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"Will Democracy Ever Come to D.C.?"

July/August 2002 issue of Poverty & Race

The July/August 2001 issue of P&R had as the lead article, "Voteless in DC: Government Without Consent of the Governed," by John See & Amy Whitcomb Slemmer, describing the various ways in which the nearly 600,000 residents of the nation's capital are second-class citizens: no voting representation in Congress (despite the fact that our city has more people than Wyoming, suffered more casualties during the Vietnam War than 10 states, etc.), extraordinary and outrageous federal interference in local issues, etc. (We'll be happy to send or email a copy of the article, which provides useful history and context around this issue.)

Various remedial paths are advocated by different groups: statehood; retrocession (incorporating DC into Maryland or -- less likely -- Virginia, from which states the District was originally carved; amending the Constitution or passing legislation (the lawyers are not of one mind as to how this might happen) to permit DC to have two Senators and a voting representative in the House

Sources of resistance to most of these plans are obvious -- mainly the political/racial fact that DC would add three liberal Democratic, and likely black, members to the Senate and House.

If change is ever to occur, it will require awareness and pressure from the rest of the country. A surprisingly large proportion of Americans (56%, according to a reported in sociologist Mark David Richard's dissertation) are unaware of the lack of democracy right here in what our leaders like to boast is the world's leading democracy (no other federal capital city in the world deprives its residents of full voting rights). But a 1999 national poll found that 72% of Americans believe DC residents should enjoy equal constitutional rights. How to get the word out, and then mobilize political support around the country, is the key question.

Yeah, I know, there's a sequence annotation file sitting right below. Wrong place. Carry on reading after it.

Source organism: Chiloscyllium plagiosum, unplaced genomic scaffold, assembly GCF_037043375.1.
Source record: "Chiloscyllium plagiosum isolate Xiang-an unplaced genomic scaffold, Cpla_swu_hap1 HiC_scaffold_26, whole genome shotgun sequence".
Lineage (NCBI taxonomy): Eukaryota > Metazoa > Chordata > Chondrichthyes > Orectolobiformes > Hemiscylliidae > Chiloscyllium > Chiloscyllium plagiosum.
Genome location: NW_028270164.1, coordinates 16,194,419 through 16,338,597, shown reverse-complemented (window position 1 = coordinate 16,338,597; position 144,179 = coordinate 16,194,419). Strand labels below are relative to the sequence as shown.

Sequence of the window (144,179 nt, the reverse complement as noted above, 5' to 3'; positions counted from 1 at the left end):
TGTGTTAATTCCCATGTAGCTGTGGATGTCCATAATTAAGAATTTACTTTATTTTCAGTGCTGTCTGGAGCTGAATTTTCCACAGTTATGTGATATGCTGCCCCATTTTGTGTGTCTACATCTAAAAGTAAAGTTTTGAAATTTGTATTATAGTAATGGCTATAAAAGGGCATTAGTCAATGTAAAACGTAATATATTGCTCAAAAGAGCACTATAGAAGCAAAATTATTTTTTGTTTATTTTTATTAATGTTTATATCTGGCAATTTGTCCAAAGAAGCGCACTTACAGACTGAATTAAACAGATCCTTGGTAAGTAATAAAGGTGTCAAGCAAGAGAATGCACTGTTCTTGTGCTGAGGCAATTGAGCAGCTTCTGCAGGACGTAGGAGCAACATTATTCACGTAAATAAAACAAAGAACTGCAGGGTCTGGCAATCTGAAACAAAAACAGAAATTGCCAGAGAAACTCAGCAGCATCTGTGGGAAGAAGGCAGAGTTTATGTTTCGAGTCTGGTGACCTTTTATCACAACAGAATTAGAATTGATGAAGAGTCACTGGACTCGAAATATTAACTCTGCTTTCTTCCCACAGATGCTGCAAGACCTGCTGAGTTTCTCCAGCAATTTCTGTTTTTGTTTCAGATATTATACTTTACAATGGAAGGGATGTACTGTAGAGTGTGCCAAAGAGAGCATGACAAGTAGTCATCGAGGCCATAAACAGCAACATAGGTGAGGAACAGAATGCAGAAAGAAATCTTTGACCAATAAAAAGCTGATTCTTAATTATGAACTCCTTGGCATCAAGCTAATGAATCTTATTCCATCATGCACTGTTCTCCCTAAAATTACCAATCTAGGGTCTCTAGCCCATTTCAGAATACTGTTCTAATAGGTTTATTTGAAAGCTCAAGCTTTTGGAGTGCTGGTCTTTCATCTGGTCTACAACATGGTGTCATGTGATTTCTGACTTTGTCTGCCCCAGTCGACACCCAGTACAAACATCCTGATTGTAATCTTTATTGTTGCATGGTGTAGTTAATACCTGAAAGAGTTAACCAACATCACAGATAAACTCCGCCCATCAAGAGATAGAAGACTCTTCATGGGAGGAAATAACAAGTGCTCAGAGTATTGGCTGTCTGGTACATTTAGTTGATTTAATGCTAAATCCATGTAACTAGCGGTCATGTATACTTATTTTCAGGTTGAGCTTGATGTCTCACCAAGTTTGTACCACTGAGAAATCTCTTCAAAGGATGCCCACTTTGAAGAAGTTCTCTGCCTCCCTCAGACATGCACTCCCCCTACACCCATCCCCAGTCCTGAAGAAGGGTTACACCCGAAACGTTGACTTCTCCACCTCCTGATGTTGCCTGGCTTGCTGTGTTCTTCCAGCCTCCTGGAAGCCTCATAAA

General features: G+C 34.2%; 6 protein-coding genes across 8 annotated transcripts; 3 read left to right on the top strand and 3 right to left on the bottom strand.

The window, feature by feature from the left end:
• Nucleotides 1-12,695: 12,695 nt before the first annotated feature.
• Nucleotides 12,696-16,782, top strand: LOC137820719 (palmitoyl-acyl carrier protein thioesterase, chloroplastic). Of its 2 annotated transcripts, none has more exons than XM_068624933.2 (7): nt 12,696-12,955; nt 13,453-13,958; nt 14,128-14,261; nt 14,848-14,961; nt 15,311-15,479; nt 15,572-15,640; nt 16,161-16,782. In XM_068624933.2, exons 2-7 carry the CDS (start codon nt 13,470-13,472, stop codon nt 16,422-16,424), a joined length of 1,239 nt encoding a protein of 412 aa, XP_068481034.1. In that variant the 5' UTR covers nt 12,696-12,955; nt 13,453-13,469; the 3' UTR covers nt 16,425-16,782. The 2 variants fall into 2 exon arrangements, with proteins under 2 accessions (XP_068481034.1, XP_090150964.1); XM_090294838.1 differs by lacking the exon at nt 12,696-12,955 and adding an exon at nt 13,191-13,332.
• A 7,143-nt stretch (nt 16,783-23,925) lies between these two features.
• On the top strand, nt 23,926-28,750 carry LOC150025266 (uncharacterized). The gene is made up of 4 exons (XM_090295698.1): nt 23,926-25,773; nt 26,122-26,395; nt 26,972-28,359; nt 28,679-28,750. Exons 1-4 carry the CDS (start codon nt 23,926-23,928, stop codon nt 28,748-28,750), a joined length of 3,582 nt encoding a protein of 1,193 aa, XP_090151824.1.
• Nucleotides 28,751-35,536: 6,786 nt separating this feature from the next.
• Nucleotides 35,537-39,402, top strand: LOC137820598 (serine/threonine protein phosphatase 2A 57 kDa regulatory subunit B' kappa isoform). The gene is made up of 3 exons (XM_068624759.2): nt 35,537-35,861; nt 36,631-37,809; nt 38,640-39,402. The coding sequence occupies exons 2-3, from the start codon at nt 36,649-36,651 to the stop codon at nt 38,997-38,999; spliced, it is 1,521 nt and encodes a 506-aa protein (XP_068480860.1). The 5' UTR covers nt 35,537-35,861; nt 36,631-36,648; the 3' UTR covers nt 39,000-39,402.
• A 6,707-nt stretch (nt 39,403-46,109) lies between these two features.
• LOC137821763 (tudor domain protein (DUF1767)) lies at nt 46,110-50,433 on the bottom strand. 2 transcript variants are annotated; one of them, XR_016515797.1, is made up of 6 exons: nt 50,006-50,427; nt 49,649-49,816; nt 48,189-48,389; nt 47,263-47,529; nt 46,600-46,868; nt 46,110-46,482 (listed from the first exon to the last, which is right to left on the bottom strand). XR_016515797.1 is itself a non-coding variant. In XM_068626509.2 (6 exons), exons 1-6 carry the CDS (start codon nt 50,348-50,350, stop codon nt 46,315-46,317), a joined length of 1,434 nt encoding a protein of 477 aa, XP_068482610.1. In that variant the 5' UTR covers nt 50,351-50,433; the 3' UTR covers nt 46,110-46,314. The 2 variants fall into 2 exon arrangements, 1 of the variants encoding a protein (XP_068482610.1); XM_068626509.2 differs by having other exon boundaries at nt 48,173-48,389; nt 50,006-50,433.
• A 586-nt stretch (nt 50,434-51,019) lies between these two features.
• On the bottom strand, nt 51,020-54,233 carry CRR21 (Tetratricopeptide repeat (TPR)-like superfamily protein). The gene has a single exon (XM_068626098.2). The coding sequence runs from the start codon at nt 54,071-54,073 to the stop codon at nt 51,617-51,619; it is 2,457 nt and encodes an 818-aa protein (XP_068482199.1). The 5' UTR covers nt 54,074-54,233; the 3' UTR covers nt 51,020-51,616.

Below are some recent developments in the fight for democracy in DC:
  • A "No Taxation Without Representation Act" has been introduced by DC's (non-voting) Congresswoman Eleanor Holmes Norton -- H.R. 1993 -- and Sen. Joseph Lieberman (D-CT) -- S. 603. Playing off the mantra of the American Revolution ("Taxation Without Representation" is now the motto on DC's license plates), the bill points to the fact that, on a per capita basis, DC residents pay more in federal taxes than 49 states, and essentially asks that DC residents be exempt from federal taxes if they can't get the vote in Congress, which passes tax laws. Needless to say, it does not stand any chance of passagen its original form, but has done a lot to focus attention on the issue; Norton has just asked Lieberman to revise the bill to eliminate the tax provision so it stands purely as a voting rights bill, the original intent.

  • May 15 was "Lobby Day," with advocates visiting all 100 Senate offices. Among the organizational supporters are The Leadership Conference on Civil Rights, People for the American Way, NAACP, and the Mexican-American Legal Defense & Educational Fund.

  • On May 23, a hearing on the "No Taxation Without Representation Act" was held before the Senate Government Affairs Committee (chaired by Sen. Lieberman).
  • On April 15, several hundred people gathered at Farragut Sq. in downtown DC to symbolically burn their 1040 tax forms.

  • In mid-April, Tom Cooper, a voting rights advocate, testified before the UN Commission on Human Rights in Geneva, regarding the lack of basic democratic rights here, claiming a violation of an international convention the US signed in 1994; similar future petitions are planned before the Organization of America States. The aim is to internationalize the issue, creating the kind of embarrassment and pressure that forced the federal government to act to oppose racial discrimination in the 50s and 60s.